Ian is a brilliant ecologist who has helped educate more than 30 years' worth of our graduate students.
Honouring a lifetime of Arctic achievement
Ian Stirling recognized for research that has led to a new era of understanding of the North.
By JENNIFER PASCOE
Longtime University of Alberta adjunct professor Ian Stirling has been awarded the Weston Family Prize for Lifetime Achievement in Northern Research. The award recognizes the vast collection of work from the world-renowned Canadian polar marine mammal scientist, which has led to a new era of ecological understanding of the Arctic.
For more than 35 years—nearly his entire career—Stirling has served as an adjunct professor in the Department of Biological Sciences. “Ian is a brilliant ecologist who has helped educate more than 30 years' worth of our graduate students,” says department chair Michael Caldwell. “He gave our students access to things they couldn’t get from anyone else, certainly nobody of his stature.”
Stirling has studied the ecology and behaviour of Arctic marine mammals for more than 40 years. Much of his research has focused on the ecological relationships between seals, polar bears, and sea ice conditions. He was the first researcher to identify the correlation between the decline of a polar bear subpopulation and climate warming.
Caldwell notes that Stirling’s adjunct professorship has provided a perfect partnership for the university and the science community. “Young people always have great ideas and great energy. Ian was also able to infuse them with his energy and ideas and vice versa.” In fact, though he is semi-retired, Stirling still sits on thesis committees and gives lectures from time to time.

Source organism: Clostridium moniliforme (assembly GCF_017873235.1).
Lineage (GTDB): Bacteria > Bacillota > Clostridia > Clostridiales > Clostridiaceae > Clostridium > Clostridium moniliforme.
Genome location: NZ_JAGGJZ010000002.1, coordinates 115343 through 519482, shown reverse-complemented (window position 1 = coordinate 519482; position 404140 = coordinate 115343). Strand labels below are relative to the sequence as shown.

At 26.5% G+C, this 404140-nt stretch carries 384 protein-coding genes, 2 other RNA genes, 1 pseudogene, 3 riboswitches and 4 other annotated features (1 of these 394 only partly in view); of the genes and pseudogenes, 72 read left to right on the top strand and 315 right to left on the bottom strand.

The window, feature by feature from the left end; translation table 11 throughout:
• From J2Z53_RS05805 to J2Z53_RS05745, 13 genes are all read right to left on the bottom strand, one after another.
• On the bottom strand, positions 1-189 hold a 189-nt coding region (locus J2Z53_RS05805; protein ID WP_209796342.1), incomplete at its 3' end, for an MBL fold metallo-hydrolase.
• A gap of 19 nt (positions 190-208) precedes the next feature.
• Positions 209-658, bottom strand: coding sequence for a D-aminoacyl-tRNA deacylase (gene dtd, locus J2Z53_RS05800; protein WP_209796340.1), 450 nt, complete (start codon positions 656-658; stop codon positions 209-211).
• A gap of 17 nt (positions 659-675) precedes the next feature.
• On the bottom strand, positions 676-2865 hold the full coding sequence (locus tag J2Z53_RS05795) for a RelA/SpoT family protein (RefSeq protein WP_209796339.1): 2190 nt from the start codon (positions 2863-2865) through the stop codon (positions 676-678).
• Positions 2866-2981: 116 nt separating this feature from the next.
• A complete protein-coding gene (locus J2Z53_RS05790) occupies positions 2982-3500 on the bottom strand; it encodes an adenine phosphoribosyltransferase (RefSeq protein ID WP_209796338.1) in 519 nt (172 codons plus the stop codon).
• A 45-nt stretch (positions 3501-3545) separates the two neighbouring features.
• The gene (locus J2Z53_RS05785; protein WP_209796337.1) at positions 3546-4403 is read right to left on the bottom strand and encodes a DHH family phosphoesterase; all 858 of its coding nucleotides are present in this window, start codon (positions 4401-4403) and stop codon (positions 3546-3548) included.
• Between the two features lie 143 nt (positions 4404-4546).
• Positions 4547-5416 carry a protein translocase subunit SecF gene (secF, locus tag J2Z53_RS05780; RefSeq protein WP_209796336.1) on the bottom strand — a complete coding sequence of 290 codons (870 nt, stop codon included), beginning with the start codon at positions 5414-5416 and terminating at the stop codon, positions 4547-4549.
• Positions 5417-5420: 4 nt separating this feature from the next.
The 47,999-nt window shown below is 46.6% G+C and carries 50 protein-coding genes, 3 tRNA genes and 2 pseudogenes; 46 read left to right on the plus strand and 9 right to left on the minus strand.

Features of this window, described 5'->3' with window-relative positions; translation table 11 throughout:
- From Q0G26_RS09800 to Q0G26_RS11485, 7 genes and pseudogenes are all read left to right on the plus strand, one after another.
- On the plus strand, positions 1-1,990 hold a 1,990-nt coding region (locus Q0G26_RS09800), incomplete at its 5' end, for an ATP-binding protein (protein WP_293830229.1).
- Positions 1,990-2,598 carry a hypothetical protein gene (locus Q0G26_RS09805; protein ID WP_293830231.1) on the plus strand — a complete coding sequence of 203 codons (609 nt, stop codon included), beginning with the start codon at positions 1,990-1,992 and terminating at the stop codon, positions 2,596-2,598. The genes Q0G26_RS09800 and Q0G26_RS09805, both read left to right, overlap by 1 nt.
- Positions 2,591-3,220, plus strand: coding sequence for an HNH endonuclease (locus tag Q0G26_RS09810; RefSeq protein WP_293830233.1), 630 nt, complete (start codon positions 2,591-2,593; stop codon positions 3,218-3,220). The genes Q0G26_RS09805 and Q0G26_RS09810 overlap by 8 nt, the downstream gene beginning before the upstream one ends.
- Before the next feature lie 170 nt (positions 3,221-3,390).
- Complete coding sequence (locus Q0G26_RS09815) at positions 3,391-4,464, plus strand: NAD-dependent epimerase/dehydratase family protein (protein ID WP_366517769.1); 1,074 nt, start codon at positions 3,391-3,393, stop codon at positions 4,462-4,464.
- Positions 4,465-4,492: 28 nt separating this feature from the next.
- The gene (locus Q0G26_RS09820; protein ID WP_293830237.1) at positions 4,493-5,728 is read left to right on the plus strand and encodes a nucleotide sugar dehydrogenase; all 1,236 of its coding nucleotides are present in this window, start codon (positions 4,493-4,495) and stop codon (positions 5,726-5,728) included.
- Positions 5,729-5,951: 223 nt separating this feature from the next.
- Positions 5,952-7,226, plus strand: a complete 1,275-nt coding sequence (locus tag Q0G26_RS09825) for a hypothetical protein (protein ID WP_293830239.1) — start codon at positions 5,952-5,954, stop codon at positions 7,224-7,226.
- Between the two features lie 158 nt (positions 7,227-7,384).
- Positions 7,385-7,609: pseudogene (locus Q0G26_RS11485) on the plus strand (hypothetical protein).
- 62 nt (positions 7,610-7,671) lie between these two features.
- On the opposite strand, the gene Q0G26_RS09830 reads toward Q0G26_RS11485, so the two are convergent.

Corey Davis, who was co-supervised by Stirling for his PhD research on seals, says the benefits of working with the legendary scientist were priceless. “Ian has spent more time observing Arctic marine mammals than anyone I know,” reflects Davis, who now works as a DNA-sequencing specialist for the Department of Biological Sciences. “He knows everybody there is to know, and he knows how to get around in the field.”
Stirling is unique in that he conducts field work in both poles, and Davis had the rare opportunity to travel to Antarctica with Stirling on a research expedition. “We were collecting DNA from individual seals to generate genetic fingerprints to study population structure,” Davis recollects. “I remember stepping on to an ice floe, and the edge cracked. I fell backwards to avoid falling in to the water, and all I remember is Ian saying ‘Keep going.’”
Stirling has taken his own advice to keep going in a metaphorical sense. “He remains very active to this day,” says Davis of the emeritus scientist with Environment Canada, noting that many of the people working in the field are Stirling’s former grad students.
“Ian is one of my heroes,” says David Coltman, ecologist and associate dean (research) in the Faculty of Science. “He’s a towering figure in marine mammalogy. I read all of his papers as a grad student. When I came to the U of A, I was thrilled to have the opportunity to work with him.” Coltman got that opportunity and has since co-published several papers with Stirling, with several still in the works. “They don’t make them like Ian anymore,” he notes fondly.
Stirling was presented with the $50,000 prize on December 9 at ArcticNet’s 2015 Annual Scientific Meeting, the largest annual gathering of Arctic researchers in Canada, held this year in Vancouver. The annual Weston Foundation prize, launched in 2011, recognizes a leading Northern researcher in natural science and is the largest award of its kind.